Preparing to search
Cultural ecosystem services are one of the four key components identified in the Millennium Ecosystem Assessment and United Kingdom National Ecosystem Assessment, along with provisioning, regulating and supporting services. Cultural ecosystem services are identified as the benefits people gain from their interactions with different environmental spaces, such as woods or parks, and the activities, such as walking and cycling, they undertake in these spaces. These interactions give rise to a variety of wellbeing benefits that are wide ranging and can be valued in numerous ways, via monetary, qualitative, quantitative, and mixed methods.
Cultural ecosystem services and benefits can include health, learning, social connections, sensory experiences, cultural and symbolic importance and identity. Our work in this area includes reviews, primary research, the monitoring and evaluation of programmes or interventions that aim to realise these benefits for different sections of society.
The work started in 2005 and is on-going.
The work has been funded via a variety of sources including the Forestry Commission, EU Horizon 2020, EU Sixth Framework Programme, UN Economic Commission for Europe (UNECE) and Food and Agriculture Organization of the UN, Forestry Commission Scotland, Forestry Commission England.
Forestry Commission policy
Part of the research is linked to the Forestry Commission Science and Innovation Strategy and the high level outcome of research that provides an evidence base to allow the forestry sector to deliver a wide range of benefits from forests and woodlands. www.forestry.gov.uk/research
Atkinson, M and O’Brien, L. 2019. Cultural ecosystem services and benefits: Indicators for forests, trees and woodlands – a review. Forest Research, Farnham.
O’Brien, L. De Vreese, R, Kern, M, Sievanen, T, Stojanova, B. Atmis, E. (2017). Cultural ecosystem benefits of urban and peri-urban green infrastructure across different European Countries. Urban Forestry and Urban Greening. 24: 236-248.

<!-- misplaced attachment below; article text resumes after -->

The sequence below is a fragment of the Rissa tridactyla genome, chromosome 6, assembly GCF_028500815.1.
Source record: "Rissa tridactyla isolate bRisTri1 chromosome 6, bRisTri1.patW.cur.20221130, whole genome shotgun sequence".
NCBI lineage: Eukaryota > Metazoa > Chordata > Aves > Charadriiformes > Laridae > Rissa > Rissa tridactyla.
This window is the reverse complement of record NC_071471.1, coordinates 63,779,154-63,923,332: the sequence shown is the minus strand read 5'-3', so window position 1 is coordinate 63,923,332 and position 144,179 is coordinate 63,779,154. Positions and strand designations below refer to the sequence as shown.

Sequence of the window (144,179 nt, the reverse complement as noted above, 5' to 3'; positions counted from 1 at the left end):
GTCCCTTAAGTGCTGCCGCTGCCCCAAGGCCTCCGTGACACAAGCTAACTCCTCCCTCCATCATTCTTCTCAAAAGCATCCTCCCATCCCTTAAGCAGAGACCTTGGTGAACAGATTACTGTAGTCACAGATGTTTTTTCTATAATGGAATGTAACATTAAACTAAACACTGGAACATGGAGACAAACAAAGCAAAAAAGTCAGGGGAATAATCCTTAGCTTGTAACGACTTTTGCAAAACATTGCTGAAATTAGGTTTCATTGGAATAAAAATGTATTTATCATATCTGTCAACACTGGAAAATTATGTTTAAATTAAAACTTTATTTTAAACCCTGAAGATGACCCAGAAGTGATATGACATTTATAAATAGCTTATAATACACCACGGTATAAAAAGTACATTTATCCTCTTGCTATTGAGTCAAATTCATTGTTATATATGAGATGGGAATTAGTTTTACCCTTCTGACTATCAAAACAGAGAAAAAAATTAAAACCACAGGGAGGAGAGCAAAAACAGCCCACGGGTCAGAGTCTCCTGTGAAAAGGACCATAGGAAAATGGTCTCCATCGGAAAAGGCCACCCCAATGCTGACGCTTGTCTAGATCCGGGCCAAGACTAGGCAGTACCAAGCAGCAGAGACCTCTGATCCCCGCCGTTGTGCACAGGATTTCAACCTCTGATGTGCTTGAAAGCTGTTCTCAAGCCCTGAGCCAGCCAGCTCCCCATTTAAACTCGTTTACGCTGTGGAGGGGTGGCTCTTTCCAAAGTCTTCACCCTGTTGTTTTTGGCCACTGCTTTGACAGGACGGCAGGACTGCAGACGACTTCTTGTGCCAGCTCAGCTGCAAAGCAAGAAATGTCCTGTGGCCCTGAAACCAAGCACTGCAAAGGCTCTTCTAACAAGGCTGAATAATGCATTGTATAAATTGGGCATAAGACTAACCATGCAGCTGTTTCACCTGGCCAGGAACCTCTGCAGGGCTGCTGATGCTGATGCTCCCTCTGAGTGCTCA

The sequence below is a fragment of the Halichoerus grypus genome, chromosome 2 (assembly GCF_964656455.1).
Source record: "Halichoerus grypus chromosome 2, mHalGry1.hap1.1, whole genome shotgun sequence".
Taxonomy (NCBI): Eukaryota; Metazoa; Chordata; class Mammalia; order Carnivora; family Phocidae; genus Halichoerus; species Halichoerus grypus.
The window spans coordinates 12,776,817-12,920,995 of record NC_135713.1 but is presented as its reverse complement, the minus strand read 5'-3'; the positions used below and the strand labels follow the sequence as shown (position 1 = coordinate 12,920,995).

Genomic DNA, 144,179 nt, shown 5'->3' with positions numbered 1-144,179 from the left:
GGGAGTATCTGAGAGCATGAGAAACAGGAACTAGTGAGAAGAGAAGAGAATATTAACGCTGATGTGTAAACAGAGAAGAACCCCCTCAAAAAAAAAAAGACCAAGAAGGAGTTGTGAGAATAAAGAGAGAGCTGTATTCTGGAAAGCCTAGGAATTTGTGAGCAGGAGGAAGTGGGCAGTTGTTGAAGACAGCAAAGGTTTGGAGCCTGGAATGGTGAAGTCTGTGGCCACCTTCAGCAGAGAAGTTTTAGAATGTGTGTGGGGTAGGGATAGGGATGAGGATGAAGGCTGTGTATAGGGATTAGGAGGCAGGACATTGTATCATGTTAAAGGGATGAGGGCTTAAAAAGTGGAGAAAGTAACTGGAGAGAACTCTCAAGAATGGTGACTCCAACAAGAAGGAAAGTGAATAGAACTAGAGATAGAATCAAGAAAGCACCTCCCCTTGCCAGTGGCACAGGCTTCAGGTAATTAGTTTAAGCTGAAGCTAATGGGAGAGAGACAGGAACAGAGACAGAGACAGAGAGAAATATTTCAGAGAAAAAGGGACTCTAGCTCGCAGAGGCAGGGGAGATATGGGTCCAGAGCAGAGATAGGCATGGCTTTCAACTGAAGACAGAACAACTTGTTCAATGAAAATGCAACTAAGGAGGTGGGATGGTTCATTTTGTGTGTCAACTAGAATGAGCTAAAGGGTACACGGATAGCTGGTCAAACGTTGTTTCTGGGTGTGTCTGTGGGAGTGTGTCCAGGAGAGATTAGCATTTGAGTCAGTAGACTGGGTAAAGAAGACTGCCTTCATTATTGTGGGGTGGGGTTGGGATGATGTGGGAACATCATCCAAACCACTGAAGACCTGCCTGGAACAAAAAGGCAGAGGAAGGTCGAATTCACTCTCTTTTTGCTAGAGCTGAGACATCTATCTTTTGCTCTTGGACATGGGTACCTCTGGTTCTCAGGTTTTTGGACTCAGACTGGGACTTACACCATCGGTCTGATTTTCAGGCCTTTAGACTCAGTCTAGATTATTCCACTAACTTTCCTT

O’Brien, L., Morris, J., Raum, S. 2017. FR_OBrien_et_al_Review_of_methods_for_integrating_cultural_ecosystem_services_2017.pdf. Forest Research, Farnham.
Davies, H. Doick, K. Handley, P. O’Brien, L. Wilson, J. 2017. Delivery of ecosystem services by urban forests. Forestry Commission, Research Report. Pp27.
O’Brien, L., De Vreese, R., Atmiş, E., Olafsson, A., Sievänen, T., Brennan, M., Sanchez, M., Panagopoulos, T., de Vries, S., Kern, M, Gentin, S., Saraiva, G., Almeida, A. (drafted) Social and environmental justice: diversity in access to and benefits from GI – examples from Europe. In D Pearlmutter, C Calfapietra, R Samson, L O’Brien, S Krajter Ostoic, G Sanesi, R Alonson del Amo (Eds) The urban forest: cultivating green infrastructure for people and the environment. Springer, Switzerland.
Kenter, J.O. 2016. Ecosystem services and the idea of shared values. Ecosystem Services 21, 184-193.
O’Brien, L. Morris, J and Stewart, A. 2014. Engaging with peri-urban woodlands in England: the contribution to people’s health and well-being and implications for future management. International Journal of Environmental Research and Public Health, 11(6), 6171-6192.
Collins, T., Goto, R. and Edwards, D. 2014. Future Forest: The Black Wood, Rannoch, Scotland. Landscape Research Group and Forest Research .(PDF
O’Brien, L and Morris, J. 2013. Well-being for all? The social distribution of benefits gained from woodlands and forests in Britain. Local Environment, 19, 4: 356-383.
O’Brien, L and Morris, J. 2013. Using woodlands to improve individual and community well-being. In R. Coles and Z. Millian. Landscape, well-being and Environment. Routledge, pp167-183.
O’Brien, E. 2006. A question of value: what do trees and forests mean to people in Vermont? Landscape research 31, 3: 257-275
O’Brien, E. 2005. Social and cultural values of trees and woodlands in northwest and southeast England. Forest, Snow and Landscape Research 79: 169-184.
O’Brien, E. 2005. Publics and woodlands: well-being, local identity, social learning, conflict and management. Forestry, 78: 321-336
See also our trees and wellbeing webpages